A special purpose vehicle Is an entity created by a parent company
to carry out a special and specific activity. A SPV is created to perform that
special activity because of its character of remoteness from the parent company
(i.e.) the activities of a SPV does not affect the parent company and also does
not reflect in the balance sheet of the parent company.
A special purpose
vehicle is a separate legal entity which has all the attributes of a corporation
such as owning assets, capacity to and get sued etc. It is also called as
special purpose entity. SPV is a subsidiary company to the parent company while
its liabilities or obligations does not affect the parent company.
A SPV is a
separate legal entity which can be in form a company, limited liability company,
partnership, limited liability partnership etc. Special Purpose Vehicles can be
used for many purposes such as to isolate a new investment or project from the
parent company, for asset reconstruction etc�
Characteristics of SPV
Uses of SPV
- It is a separate legal entity.
- It can own assets, can sue and can be sued.
- The SPV's financial records are remote from the balance sheet of the
- The SPV works like a subsidiary company and it is controlled by the
- Liabilities of the parent company does not affect the SPV.
- When the parent company becomes bankrupt the creditors cannot seize the
assets of the SPV to recover their debts.
- Asset transfer
- Risk management
- Raise funds
Banks lend money to its customers and recover it from the termly
payments of the debtor and also profits from the interest levied on the debt,
this is a usual process of loans. The bank has to wait for a long time to
recover the debt and to make profits out of it, instead the banks clusters
similar types of loans and sells it to a SPV which in this case is an Asset
Reconstruction Company (ARC) with a discounted price. The bank also transfers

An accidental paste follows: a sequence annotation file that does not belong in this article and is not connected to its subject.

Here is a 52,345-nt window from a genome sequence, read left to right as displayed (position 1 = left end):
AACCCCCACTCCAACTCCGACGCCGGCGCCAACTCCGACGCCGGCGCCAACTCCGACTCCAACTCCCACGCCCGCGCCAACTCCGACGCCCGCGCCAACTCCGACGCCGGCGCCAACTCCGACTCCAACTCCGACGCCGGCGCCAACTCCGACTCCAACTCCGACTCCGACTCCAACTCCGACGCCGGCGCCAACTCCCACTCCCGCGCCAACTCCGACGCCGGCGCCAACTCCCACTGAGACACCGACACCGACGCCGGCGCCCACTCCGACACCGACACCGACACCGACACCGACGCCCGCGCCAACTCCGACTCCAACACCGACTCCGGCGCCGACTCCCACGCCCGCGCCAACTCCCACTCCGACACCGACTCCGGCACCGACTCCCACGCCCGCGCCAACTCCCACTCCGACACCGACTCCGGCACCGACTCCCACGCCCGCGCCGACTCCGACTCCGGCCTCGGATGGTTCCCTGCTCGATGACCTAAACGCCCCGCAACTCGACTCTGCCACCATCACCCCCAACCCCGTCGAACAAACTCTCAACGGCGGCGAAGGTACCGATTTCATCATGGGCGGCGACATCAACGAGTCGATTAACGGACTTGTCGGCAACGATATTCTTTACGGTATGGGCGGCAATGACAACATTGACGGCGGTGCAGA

the right to collect the debt and the interest of it to the ARC.
The ARC divides the loan securities into small units and sell these
to qualified buyers in the market in exchange of security receipts to raise
funds, with the raised fund the ARC will pay the bank. The ARC then recovers the
debts and interest from the debtors and pays the investors who bought the
securities issued by the ARC.
In this process of securitization, the bank gets a minimum profit
and increased cash flow which helps it to give out more loans, the ARC collects
the debts and interests from the debtors from which both the ARC and the
investors obtain profits.
When a company needs to transfer a set of assets to a person or some
other company it has to undergo several permits and processes for every asset to
be transferred to simplify such difficulties a SPV can be formed with the assets
to be transferred and the SPV can be sold as a whole, this reduces the legal
compliances to be followed by a company while transferring their assets.
When the parent company is unstable it can create a SPV with some of
its assets, if the parent company becomes bankrupt the creditors cannot seize
the properties of the SPV. The SPV can also be used to invest in a new project
idea which might be risky so that in event of loss or failure of the project the
parent company will not be affected by the failure of SPV.
When a parent company starts a new project in form of a SPV and avails
loan from a bank, the bank will only look into the status of the SPV and does
not concern about the parent company. It is a benefit for both the bank and the
parent company as the bank need not worry about the activities of the parent
company as it does not affect the SPV.
Company 'A' starts a new project in Chennai in form of a SPV. The
total investment required for the project is 1 crore, the parent company invests
30 lakhs and for the remaining 70 lakhs it avails a loan from a bank.
If the Chennai project fails the parent company will lose only 30